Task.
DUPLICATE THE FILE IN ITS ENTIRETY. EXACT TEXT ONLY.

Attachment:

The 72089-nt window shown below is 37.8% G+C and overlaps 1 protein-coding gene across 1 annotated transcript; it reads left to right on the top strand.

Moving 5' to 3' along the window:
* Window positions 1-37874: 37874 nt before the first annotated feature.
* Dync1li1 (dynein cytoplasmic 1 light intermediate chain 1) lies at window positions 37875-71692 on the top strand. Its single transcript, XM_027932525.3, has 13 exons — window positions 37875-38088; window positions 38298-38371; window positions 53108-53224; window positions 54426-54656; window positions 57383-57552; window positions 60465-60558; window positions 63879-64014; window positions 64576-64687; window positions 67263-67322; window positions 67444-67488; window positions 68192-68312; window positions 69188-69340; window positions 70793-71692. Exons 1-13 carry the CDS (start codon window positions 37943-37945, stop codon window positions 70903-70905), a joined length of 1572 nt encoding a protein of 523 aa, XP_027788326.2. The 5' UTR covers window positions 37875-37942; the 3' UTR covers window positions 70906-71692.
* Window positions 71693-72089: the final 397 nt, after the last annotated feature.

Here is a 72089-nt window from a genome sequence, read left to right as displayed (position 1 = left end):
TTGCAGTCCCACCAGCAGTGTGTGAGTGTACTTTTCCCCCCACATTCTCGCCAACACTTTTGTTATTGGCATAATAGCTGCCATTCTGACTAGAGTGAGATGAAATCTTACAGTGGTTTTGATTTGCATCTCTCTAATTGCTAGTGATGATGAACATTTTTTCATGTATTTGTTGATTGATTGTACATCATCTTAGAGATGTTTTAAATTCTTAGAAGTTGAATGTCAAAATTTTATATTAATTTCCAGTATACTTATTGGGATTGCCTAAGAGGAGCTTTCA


The 72089-nt window shown below is 37.8% G+C and overlaps 1 protein-coding gene across 1 annotated transcript; it reads left to right on the top strand.

Moving 5' to 3' along the window:
* Window positions 1-37874: 37874 nt before the first annotated feature.
* Dync1li1 (dynein cytoplasmic 1 light intermediate chain 1) lies at window positions 37875-71692 on the top strand. Its single transcript, XM_027932525.3, has 13 exons — window positions 37875-38088; window positions 38298-38371; window positions 53108-53224; window positions 54426-54656; window positions 57383-57552; window positions 60465-60558; window positions 63879-64014; window positions 64576-64687; window positions 67263-67322; window positions 67444-67488; window positions 68192-68312; window positions 69188-69340; window positions 70793-71692. Exons 1-13 carry the CDS (start codon window positions 37943-37945, stop codon window positions 70903-70905), a joined length of 1572 nt encoding a protein of 523 aa, XP_027788326.2. The 5' UTR covers window positions 37875-37942; the 3' UTR covers window positions 70906-71692.
* Window positions 71693-72089: the final 397 nt, after the last annotated feature.

Here is a 72089-nt window from a genome sequence, read left to right as displayed (position 1 = left end):
TTGCAGTCCCACCAGCAGTGTGTGAGTGTACTTTTCCCCCCACATTCTCGCCAACACTTTTGTTATTGGCATAATAGCTGCCATTCTGACTAGAGTGAGATGAAATCTTACAGTGGTTTTGATTTGCATCTCTCTAATTGCTAGTGATGATGAACATTTTTTCATGTATTTGTTGATTGATTGTACATCATCTTAGAGATGTTTTAAATTCTTAGAAGTTGAATGTCAAAATTTTATATTAATTTCCAGTATACTTATTGGGATTGCCTAAGAGGAGCTTTCA